I think this misconception of Mindfulness being about achieving a state of calm is often rooted in a confusion of Mindfulness with practices such as visualisation. Any practice that involves you imagining something like the waves of the sea coming in and out or meditating to peaceful music, is simply not Mindfulness.
Mindfulness is being with the raw nature of our experience.
To give you a practical example, if you are (like I was) quite anxious when you meditate, then it is unlikely that when you sit down to do your Mindfulness meditation, that you will enjoy it. You might do, but, more commonly, you will probably be highly distracted, perhaps agitated, especially at first.
The first thing to know is that nothing has gone wrong here. This is just what busy minds do. So, now the task is to simply return to the point of focus such as the breath, over and over again. Here, it is often worth bringing in a sense of kindness, so we don’t yank ourselves back to the breath but instead, gradually escort our attention back. This takes practice, so just noticing you’re being hard on yourself is being mindful in itself.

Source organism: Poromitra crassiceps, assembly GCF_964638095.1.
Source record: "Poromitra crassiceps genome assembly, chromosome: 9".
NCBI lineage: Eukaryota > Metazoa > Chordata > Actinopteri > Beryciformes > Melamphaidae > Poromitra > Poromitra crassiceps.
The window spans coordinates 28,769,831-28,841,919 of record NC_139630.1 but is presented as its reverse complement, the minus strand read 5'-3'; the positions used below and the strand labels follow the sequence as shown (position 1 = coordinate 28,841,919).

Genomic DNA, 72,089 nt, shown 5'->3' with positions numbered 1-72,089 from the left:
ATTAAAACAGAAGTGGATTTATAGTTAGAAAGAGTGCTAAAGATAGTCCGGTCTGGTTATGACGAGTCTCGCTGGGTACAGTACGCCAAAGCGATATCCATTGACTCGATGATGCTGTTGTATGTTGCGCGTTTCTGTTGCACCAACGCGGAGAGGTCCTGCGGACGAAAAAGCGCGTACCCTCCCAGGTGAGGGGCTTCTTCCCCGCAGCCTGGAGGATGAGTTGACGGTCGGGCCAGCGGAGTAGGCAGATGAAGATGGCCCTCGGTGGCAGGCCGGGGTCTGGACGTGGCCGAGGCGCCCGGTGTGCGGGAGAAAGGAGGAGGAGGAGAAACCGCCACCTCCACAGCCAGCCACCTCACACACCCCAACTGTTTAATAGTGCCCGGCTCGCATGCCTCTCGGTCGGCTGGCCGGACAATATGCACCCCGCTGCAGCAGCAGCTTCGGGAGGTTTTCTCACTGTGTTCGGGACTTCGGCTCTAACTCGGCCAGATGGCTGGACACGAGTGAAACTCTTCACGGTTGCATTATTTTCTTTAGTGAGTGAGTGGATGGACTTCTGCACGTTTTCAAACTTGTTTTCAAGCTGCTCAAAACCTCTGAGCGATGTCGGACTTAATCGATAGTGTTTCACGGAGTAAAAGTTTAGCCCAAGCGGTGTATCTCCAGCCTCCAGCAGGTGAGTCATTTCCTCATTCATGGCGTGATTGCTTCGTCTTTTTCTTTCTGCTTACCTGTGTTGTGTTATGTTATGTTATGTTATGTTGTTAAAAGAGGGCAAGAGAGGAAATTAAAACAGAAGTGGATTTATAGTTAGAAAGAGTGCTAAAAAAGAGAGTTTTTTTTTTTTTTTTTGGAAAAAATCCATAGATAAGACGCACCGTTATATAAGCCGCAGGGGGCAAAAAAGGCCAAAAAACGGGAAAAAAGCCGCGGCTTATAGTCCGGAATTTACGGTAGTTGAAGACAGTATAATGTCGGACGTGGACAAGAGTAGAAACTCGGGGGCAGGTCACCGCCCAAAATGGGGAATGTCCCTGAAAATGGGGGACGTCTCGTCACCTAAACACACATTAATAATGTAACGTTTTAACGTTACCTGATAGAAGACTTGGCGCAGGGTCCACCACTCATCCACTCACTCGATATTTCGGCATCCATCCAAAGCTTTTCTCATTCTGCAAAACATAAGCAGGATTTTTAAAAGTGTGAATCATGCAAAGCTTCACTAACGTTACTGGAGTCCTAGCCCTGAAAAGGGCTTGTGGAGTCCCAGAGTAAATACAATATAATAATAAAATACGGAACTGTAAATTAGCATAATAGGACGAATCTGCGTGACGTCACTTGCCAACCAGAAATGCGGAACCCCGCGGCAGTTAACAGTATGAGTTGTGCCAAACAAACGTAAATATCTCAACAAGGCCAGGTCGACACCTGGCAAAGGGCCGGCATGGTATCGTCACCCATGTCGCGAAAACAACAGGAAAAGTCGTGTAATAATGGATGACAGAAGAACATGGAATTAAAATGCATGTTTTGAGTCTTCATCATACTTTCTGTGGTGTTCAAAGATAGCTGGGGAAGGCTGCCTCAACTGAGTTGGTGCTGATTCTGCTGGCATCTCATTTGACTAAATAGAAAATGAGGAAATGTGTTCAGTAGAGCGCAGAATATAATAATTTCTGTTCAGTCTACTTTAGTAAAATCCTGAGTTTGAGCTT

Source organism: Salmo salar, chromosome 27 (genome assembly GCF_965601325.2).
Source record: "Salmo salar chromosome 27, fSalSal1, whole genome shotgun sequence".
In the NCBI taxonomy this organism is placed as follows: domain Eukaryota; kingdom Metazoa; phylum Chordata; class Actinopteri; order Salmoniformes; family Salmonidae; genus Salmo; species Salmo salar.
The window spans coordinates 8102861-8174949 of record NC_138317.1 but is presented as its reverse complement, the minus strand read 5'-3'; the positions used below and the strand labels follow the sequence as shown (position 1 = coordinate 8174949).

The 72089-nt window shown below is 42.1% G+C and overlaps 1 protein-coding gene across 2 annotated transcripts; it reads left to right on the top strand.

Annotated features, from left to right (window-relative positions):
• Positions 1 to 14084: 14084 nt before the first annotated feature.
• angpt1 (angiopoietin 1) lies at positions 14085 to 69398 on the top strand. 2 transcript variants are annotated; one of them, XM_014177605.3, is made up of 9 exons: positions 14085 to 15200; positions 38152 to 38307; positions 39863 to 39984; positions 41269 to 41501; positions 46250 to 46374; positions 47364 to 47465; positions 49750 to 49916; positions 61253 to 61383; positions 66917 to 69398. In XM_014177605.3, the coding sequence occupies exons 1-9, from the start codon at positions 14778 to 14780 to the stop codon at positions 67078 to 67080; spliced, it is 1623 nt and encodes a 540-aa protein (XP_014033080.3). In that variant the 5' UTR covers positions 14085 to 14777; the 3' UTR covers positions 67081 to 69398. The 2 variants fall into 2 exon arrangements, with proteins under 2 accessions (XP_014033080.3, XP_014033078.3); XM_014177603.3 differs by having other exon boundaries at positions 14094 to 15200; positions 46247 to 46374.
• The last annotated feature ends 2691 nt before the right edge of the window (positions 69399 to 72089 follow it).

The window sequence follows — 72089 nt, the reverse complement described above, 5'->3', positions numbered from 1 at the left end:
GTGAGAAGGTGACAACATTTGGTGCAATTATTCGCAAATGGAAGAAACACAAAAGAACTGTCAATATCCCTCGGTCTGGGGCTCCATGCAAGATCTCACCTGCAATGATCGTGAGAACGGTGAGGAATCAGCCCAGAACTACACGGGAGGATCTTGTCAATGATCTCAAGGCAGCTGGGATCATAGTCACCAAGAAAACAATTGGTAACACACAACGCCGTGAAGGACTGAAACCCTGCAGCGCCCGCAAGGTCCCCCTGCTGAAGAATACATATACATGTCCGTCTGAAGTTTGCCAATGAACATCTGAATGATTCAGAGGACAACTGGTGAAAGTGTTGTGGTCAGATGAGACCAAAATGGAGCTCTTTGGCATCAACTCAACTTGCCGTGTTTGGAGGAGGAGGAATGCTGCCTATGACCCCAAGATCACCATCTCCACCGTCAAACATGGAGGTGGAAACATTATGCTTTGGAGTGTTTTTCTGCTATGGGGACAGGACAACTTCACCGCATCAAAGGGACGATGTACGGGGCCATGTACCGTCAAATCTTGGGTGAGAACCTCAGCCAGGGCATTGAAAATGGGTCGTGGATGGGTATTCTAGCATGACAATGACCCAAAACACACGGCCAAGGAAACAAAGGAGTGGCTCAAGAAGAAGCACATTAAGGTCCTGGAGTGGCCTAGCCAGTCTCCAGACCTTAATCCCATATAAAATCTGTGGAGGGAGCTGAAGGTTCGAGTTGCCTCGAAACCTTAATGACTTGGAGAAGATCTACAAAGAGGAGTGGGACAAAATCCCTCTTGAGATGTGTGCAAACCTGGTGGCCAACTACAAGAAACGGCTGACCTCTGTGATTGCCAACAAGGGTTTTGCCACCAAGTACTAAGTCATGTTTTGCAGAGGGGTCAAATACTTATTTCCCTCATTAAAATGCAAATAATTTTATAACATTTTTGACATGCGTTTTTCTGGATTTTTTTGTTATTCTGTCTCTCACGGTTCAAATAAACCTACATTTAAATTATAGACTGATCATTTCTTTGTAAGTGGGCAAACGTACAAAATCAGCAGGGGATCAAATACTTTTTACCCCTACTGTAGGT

When I said, ‘Mindfulness is about developing a non-judgemental awareness of our moment to moment experience’, this is what I mean. It’s noticing that the mind has moved to ‘worrying’ about something or a ‘shopping list’ and instead of judging ourselves as bad meditators or giving up, we escort the attention back to where it was intended. This creates discipline and not just in meditation but in our wider lives.
I have had to learn self-discipline from the perils of a highly undisciplined, anxious mind. It hasn’t been about ‘bells and smells’ of calmness as many conceive Mindfulness is about. Whether you think that’s appealing or highly off-putting, it’s not Mindfulness.
Mindfulness is more profound. It may not be a quick fix but, more importantly, it’s a discovery into the nature of your own mind. From this place, we can be less drawn into our thoughts and feelings and more aware, more tuned in to respond more skilfully.
You can also find out more about this topic in our Facebook live series for Mental Health Awareness Week 2019